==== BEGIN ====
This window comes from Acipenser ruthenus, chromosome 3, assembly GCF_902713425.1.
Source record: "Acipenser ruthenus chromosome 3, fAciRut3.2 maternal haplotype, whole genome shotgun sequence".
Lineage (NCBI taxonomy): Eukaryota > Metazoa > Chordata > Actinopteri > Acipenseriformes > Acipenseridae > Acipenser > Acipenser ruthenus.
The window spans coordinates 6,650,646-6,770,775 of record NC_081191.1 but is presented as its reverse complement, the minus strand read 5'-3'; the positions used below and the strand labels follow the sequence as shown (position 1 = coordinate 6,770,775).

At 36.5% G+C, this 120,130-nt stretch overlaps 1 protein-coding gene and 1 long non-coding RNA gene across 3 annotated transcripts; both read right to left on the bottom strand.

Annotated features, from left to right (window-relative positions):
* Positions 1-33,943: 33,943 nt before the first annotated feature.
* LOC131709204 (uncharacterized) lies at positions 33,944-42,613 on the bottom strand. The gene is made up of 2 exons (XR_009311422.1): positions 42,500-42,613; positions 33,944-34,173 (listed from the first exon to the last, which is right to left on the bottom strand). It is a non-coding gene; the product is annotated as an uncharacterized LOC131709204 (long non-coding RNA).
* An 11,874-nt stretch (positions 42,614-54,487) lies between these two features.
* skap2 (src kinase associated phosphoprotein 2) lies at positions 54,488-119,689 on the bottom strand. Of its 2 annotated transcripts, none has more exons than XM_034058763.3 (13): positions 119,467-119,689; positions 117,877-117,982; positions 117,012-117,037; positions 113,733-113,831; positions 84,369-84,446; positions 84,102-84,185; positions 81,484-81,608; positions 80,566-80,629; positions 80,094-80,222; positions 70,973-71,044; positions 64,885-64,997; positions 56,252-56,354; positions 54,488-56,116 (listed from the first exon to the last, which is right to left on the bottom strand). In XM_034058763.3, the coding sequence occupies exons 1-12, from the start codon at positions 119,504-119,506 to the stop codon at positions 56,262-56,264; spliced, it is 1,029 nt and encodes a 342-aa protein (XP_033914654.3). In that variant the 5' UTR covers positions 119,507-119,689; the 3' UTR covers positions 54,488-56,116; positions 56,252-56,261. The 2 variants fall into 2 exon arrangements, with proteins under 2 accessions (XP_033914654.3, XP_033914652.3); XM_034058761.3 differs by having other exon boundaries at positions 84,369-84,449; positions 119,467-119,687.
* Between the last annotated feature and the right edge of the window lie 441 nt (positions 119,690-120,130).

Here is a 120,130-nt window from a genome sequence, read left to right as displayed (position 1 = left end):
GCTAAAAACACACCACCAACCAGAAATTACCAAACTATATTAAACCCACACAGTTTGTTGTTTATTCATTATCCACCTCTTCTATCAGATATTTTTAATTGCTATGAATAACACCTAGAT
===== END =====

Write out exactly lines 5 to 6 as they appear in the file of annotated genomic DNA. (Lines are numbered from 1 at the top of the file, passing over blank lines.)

At 36.5% G+C, this 120,130-nt stretch overlaps 1 protein-coding gene and 1 long non-coding RNA gene across 3 annotated transcripts; both read right to left on the bottom strand.

Annotated features, from left to right (window-relative positions):